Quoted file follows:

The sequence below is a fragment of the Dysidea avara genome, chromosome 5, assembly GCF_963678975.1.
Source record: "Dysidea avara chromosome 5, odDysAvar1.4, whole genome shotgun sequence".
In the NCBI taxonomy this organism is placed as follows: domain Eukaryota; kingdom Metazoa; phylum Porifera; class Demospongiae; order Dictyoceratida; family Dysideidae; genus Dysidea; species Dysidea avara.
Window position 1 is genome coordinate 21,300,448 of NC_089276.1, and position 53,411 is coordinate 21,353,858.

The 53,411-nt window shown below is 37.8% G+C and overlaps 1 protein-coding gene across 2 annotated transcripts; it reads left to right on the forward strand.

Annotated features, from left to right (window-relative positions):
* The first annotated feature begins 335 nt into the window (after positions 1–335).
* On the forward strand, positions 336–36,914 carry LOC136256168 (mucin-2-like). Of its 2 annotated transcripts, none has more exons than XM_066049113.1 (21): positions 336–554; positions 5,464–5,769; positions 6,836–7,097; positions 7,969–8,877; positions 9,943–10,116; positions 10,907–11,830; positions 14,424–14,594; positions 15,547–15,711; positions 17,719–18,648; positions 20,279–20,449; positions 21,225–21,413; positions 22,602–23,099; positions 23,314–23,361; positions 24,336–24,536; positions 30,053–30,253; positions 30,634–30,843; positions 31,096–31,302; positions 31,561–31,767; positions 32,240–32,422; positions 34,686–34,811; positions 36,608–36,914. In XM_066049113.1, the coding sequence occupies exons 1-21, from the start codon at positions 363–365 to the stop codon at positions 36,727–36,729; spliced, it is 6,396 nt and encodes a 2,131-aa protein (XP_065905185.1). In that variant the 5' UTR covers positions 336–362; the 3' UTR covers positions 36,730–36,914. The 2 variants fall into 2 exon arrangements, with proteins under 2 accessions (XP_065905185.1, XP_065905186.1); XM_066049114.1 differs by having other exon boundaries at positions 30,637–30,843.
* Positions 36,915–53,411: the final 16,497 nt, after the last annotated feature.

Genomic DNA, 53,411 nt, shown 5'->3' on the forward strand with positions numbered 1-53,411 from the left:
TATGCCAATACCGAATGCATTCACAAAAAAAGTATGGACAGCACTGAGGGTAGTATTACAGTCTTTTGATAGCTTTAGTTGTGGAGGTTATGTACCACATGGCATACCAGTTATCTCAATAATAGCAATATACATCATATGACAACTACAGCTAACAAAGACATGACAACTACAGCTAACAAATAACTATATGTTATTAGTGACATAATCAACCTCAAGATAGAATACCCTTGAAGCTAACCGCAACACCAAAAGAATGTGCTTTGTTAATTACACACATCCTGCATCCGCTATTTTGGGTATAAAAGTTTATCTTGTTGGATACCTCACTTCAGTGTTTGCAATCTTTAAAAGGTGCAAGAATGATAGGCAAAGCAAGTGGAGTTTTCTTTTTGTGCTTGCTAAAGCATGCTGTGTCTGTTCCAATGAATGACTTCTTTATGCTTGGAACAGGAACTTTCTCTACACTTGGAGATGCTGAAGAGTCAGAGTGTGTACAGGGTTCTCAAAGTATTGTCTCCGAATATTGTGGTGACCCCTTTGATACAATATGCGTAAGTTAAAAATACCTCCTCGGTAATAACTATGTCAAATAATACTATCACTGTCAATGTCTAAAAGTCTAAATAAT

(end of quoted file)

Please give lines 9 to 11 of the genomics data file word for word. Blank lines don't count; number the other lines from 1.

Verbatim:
* Positions 36,915–53,411: the final 16,497 nt, after the last annotated feature.

Genomic DNA, 53,411 nt, shown 5'->3' on the forward strand with positions numbered 1-53,411 from the left:
TATGCCAATACCGAATGCATTCACAAAAAAAGTATGGACAGCACTGAGGGTAGTATTACAGTCTTTTGATAGCTTTAGTTGTGGAGGTTATGTACCACATGGCATACCAGTTATCTCAATAATAGCAATATACATCATATGACAACTACAGCTAACAAAGACATGACAACTACAGCTAACAAATAACTATATGTTATTAGTGACATAATCAACCTCAAGATAGAATACCCTTGAAGCTAACCGCAACACCAAAAGAATGTGCTTTGTTAATTACACACATCCTGCATCCGCTATTTTGGGTATAAAAGTTTATCTTGTTGGATACCTCACTTCAGTGTTTGCAATCTTTAAAAGGTGCAAGAATGATAGGCAAAGCAAGTGGAGTTTTCTTTTTGTGCTTGCTAAAGCATGCTGTGTCTGTTCCAATGAATGACTTCTTTATGCTTGGAACAGGAACTTTCTCTACACTTGGAGATGCTGAAGAGTCAGAGTGTGTACAGGGTTCTCAAAGTATTGTCTCCGAATATTGTGGTGACCCCTTTGATACAATATGCGTAAGTTAAAAATACCTCCTCGGTAATAACTATGTCAAATAATACTATCACTGTCAATGTCTAAAAGTCTAAATAAT